Notes on techniques and terms
Carving, ‘truth to materials’
In the 20th century there was a revival of the art of carving. This happened in reaction to the casting of the 19th century and a view that this was somehow a ‘replica’ rather than the real thing. It was also connected with the desire for authenticity and crafting skill of the Arts and Craft movement. At the same time a whole generation, including Henry Moore and Barbara Hepworth, was becoming acquainted with the different varieties of wood and stone they could carve in and in the relationship between the material and the landscape. Artists including Jacob Epstein, Frank Dobson and Henri Gaudier-Brzeska were interested in both techniques, while most of the artists in this exhibition practised modelling and casting.
Mother and Child by Wilhelm Josef Soukop (1907-1995)
The artist makes a model, either in clay or plaster. A mould is made from the model, usually in plaster. At a foundry molten liquid metal, usually bronze, is poured into the mould. When the bronze cools and solidifies the hollow cast is ready.
Girl by Reg Butler (1913-1981)
Reg Butler © /Copyright the Estate of Reg Butler
Lost wax casting
A wax model is made, and a mould of plaster and broken pottery surrounds it. The mould is fired and the wax is ‘lost’.
La Jeunesse by Robert Wlérick (1882-1944)
Hot-shaping takes place with molten metal on an anvil using tools such as a hammer. Reg Butler had trained as a blacksmith and was highly skilled at this technique, as well as welding.
Welding applies naked heat to metal sections to fuse them together. This was a technique that Picasso learnt from Julio Gonzales, and Lynn Chadwick learnt at Cricklewood.
Idiomorphic Beast by Lynn Chadwick (1914-2003)
Today we describe museum collections of historic art from beyond Europe as World Cultures. These include the kinds of sculptures that Jacob Epstein, and nearly all the modernist artists in the exhibition, viewed and admired in the British Museum and elsewhere. Epstein was a voracious collector and after his death left some 1000 pieces, many of which are now in museums themselves. In Epstein’s time these works were described as ‘primitive’ or even ‘savage’. This reflects the overtly racist attitudes of the time and it’s interesting to note the harsh criticism that Epstein received for his work that was based on concerns about Epstein’s use of the forms of non-Western cultures in connection with the frank nudity of his figures.
Today we would also ask questions about exoticism and appropriation. That is even before we consider consider the colonial history that led such objects to be in our museums and private collections at all.
Ifa divination kola nut bowl, Yoruba, Nigeria. mid 1800s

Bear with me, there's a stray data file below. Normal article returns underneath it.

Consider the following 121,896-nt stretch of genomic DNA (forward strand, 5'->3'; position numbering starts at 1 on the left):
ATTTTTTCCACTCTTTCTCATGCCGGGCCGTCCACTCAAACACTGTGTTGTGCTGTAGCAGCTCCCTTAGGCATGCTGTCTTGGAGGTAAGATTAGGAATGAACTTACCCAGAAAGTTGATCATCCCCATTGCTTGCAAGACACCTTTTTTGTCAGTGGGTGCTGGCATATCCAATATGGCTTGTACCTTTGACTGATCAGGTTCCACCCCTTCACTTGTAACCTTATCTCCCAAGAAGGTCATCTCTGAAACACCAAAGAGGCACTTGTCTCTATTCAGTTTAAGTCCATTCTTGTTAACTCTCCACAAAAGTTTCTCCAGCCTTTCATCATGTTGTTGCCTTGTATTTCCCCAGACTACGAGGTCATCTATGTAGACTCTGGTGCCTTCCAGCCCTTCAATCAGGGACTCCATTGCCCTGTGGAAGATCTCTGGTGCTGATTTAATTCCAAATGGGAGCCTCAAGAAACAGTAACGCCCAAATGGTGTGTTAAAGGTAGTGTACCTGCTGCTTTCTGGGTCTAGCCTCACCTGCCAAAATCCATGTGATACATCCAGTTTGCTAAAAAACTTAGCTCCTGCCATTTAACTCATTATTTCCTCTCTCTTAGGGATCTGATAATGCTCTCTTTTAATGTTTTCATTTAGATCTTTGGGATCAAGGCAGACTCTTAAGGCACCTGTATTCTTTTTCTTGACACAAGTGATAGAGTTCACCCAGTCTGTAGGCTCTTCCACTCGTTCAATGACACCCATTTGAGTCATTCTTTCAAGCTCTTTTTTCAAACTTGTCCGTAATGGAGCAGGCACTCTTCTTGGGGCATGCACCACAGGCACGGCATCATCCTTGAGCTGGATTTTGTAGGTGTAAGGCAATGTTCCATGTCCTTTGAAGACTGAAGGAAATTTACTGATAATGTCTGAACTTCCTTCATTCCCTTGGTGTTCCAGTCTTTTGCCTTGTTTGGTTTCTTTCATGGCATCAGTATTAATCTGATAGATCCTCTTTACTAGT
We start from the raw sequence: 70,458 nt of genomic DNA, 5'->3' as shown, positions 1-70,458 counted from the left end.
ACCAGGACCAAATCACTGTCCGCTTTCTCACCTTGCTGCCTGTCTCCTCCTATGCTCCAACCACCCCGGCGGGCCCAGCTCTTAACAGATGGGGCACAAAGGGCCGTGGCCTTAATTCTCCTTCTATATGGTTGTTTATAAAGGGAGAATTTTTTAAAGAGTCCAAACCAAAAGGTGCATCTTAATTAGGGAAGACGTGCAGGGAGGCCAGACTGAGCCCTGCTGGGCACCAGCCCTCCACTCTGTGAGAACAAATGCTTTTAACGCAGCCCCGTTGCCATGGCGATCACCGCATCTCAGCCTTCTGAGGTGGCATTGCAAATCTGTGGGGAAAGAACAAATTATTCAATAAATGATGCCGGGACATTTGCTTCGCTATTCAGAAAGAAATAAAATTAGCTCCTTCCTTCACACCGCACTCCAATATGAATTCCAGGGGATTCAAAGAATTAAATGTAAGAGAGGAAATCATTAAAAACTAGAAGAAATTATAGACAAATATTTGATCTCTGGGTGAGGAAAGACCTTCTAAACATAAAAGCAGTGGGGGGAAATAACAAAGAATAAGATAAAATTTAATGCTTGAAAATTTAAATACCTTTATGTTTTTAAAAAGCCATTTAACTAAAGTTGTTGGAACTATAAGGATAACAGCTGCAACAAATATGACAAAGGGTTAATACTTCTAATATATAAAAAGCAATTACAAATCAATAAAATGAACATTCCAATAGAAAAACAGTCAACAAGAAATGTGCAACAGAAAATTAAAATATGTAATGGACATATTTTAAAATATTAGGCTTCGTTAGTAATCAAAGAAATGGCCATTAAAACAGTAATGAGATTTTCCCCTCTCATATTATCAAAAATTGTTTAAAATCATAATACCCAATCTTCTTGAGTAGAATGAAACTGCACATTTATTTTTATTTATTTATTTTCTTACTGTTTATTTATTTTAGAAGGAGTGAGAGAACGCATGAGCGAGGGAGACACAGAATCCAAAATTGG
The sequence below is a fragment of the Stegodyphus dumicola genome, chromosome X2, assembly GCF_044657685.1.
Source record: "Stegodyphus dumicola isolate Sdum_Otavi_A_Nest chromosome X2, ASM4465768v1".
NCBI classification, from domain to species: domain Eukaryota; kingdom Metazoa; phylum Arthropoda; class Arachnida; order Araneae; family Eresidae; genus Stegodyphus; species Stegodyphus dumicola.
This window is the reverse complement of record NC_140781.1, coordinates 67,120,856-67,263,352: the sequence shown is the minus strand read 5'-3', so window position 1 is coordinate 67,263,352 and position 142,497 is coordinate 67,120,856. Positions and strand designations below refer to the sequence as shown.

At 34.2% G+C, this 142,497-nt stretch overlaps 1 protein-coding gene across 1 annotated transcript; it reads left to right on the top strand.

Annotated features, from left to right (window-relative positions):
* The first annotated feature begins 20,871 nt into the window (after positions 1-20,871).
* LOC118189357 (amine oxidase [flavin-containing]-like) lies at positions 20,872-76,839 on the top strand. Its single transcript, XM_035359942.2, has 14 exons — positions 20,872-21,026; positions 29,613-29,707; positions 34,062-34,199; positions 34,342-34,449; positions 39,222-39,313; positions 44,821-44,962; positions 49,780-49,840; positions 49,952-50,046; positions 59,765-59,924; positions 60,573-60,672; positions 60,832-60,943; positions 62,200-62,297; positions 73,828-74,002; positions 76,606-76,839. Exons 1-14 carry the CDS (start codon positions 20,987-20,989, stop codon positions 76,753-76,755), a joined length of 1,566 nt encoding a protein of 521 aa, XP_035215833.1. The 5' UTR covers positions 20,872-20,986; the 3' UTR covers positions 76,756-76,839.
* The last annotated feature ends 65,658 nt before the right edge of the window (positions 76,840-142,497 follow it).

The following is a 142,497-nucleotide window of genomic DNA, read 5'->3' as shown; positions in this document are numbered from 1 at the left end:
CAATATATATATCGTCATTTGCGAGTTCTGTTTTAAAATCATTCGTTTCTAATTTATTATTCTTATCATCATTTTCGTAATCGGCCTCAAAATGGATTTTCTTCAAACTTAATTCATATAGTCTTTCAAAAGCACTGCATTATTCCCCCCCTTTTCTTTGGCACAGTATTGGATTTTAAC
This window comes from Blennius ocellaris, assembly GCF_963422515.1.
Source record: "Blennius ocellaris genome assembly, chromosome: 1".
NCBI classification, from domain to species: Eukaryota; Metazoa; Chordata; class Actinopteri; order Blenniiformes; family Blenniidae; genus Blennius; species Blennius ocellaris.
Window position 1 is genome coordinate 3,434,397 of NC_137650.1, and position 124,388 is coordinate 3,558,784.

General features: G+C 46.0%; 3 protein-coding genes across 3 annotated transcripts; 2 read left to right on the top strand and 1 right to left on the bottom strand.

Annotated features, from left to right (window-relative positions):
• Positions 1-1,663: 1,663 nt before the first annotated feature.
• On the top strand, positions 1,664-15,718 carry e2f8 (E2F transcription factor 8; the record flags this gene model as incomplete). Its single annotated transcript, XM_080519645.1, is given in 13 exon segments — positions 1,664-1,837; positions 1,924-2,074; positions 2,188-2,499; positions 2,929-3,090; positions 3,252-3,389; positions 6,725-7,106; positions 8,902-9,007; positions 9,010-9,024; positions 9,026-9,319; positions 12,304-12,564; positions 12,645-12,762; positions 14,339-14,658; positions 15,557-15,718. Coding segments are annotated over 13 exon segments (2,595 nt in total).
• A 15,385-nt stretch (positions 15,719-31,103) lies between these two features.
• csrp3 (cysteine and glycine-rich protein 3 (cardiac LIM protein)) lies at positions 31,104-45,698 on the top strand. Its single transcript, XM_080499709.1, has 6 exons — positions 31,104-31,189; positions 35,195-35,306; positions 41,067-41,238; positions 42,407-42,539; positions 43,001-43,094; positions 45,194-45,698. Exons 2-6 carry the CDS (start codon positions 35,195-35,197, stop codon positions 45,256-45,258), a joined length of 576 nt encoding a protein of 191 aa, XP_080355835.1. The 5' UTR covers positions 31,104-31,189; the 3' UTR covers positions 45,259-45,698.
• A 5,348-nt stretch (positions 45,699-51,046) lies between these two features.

Alan Bowness, Lynn Chadwick, Methuen, London, 1962
Alan Bowness and Penelope Curtis, Bernard Meadows, Sculpture and Drawings, Henry Moore Foundation, Lund Humphreys, 1995
Kenneth Armitage interview National Sound Archive Artists’ Lives, John McEwan and Tamsyn Woollcombe
Richard Calvocoressi et al, Reg Butler, Tate, London, 1983
Andrew Causey, Sculpture since 1945, Oxford History of Art, 1998
Penelope Curtis, Sculpture 1900-1945, Oxford History of Art, 1999
HS (Jim) Ede, Savage Messiah, A Biography of Henri Gaudier-Brzeska,1931, Gordon Fraser, London reprint, 1971
Ann Elliott, (Ed.), Kenneth Armitage, Sculptor, A Centenary Celebration, Sansom & Company, Bristol, 2016
Albert E Elsen, Pioneers of Modern Sculpture, Hayward Gallery, Arts Council, London, 1973
Dennis Farr, Lynn Chadwick Tate retrospective, London, 2004
Margaret Garlake, The Sculpture of Reg Butler, Henry Moore Foundation 2006
Robert Hopper, Frank Dobson, True and Pure Sculpture, Kettle’s Yard, Cambridge, 1981
Neville Jason and Lisa Thompson Pharoah, The Sculpture of Frank Dobson, Henry Moore Foundation, Lund Humphreys, 1994
PJ Kavanagh, Ralph Brown, Sculpture and Drawings, Archer Gallery , London, 1972
Rungwe Kingdon et al, Ralph Brown, A Memorial Exhibition, Pangolin, London, 2014
Sandy Nairne and Nicholas Serota, (Eds.), British Sculpture in the Twentieth Century, Whitechapel Art Gallery, London, 1981
Jennifer Powell, (Ed), New Rhythms: Henr Gaudier-Brzeska, Kettle’s Yard, Cambridge, 2015
Herbert Read, The British Pavilion, XXVI Biennale, Venice, 1952 (exhibition catalogue).
Herbert Read, Modern Sculpture, A Concise History, Thames and Hudson, 1964, reprinted 2001
Siegfrid Salzman, Wilhelm Lehmbruck, 1979
Evelyn Silber and Terry Friedman, Jacob Epstein: Sculpture and Drawings, Leeds, Whitechapel, 1987
Chris Stephens, The Sculpture of Hubert Dalwood, Henry Moore Foundation, Lund Humphreys, 1999
Alexander Sturgis, Presence: The Art of Portrait Sculpture, the Holburne, Bath, Antique Collectors Club, 2012
Calvin Winner, (Ed.), Elisabeth Frink: Humans and Other Animals, Sainsbury Centre for Viusal Arts, University of East Anglia, 2018
Rosemary Young interviewed by Gillian Whiteley, National Sound Archive, Artists’ Lives